Who needs emergency contraception?
If you had unprotected sex and don't want to get pregnant right now, you may want emergency contraception. Like other forms of birth control, emergency contraception stops you from getting pregnant. The difference is that you can take it after you had sex. Emergency contraception pills are different from drugs used to end a pregnancy.
Emergency contraception works well, but it's not a substitute for regular birth control. Regular birth control works better, has fewer side effects, and costs less. As the name suggests, emergency birth control is only for emergencies, not something to use all the time.
What are my options?
An IUD -- a small device that a doctor inserts into the uterus -- also works as emergency contraception.
Research shows that Plan B One-Step starts to lose its effectiveness in women heavier than 165 pounds and is not recommend for anyone over this weight. Instead, a copper-releasing IUD
is the suggested option for emergency contraception in this group.
How long after having sex will emergency contraception still work?
That depends. Plan B One-Step and generic levonorgestrel work best if you take them within 3 days after sex, but they may work up to 5 days after sex. Ella and the IUD can work up to 5 days after sex. However, those are only averages. What really matters is where you are in your cycle. If you have sex when you're fertile, waiting several days to take emergency contraception could be too late. That's why experts say you should use it as soon as possible after having sex.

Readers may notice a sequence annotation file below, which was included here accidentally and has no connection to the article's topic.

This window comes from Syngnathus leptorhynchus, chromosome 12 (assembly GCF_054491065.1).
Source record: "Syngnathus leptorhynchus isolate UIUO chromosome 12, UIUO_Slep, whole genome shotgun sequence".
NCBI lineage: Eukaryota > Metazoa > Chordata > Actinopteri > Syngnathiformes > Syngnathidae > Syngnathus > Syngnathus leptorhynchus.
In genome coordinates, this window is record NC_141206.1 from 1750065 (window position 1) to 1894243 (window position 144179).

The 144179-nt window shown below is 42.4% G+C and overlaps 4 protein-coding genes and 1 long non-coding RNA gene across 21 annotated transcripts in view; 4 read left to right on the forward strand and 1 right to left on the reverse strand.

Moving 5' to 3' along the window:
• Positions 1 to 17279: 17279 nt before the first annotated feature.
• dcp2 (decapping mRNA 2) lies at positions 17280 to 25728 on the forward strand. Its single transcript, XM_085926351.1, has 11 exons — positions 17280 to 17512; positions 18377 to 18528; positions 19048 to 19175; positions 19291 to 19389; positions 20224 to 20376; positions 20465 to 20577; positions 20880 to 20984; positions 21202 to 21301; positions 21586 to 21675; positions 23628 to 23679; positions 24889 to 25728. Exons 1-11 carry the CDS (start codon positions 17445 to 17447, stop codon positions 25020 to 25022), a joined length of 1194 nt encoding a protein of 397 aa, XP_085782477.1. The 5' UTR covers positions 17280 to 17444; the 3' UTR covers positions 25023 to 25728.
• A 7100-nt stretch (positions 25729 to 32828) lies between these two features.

Where can I get it?
Emergency contraception is available at drugstores, health departments, women's health centers, and hospitals. Depending on your age, you don’t need a prescription for most brands. You do need a prescription for Ella and some other types.
Can anyone buy over-the-counter emergency contraception pills?
In 2013, the FDA allowed pharmacies to sell one brand, Plan B One-Step, without a prescription, over-the-counter, without any age restrictions. But not all pharmacies are selling it that way yet.
Other types of over-the-counter emergency contraception, like My Way and Next Choice One Dose, have age restrictions. You need to have ID showing that you're 17 or older. If you're 16 or younger, you need a prescription.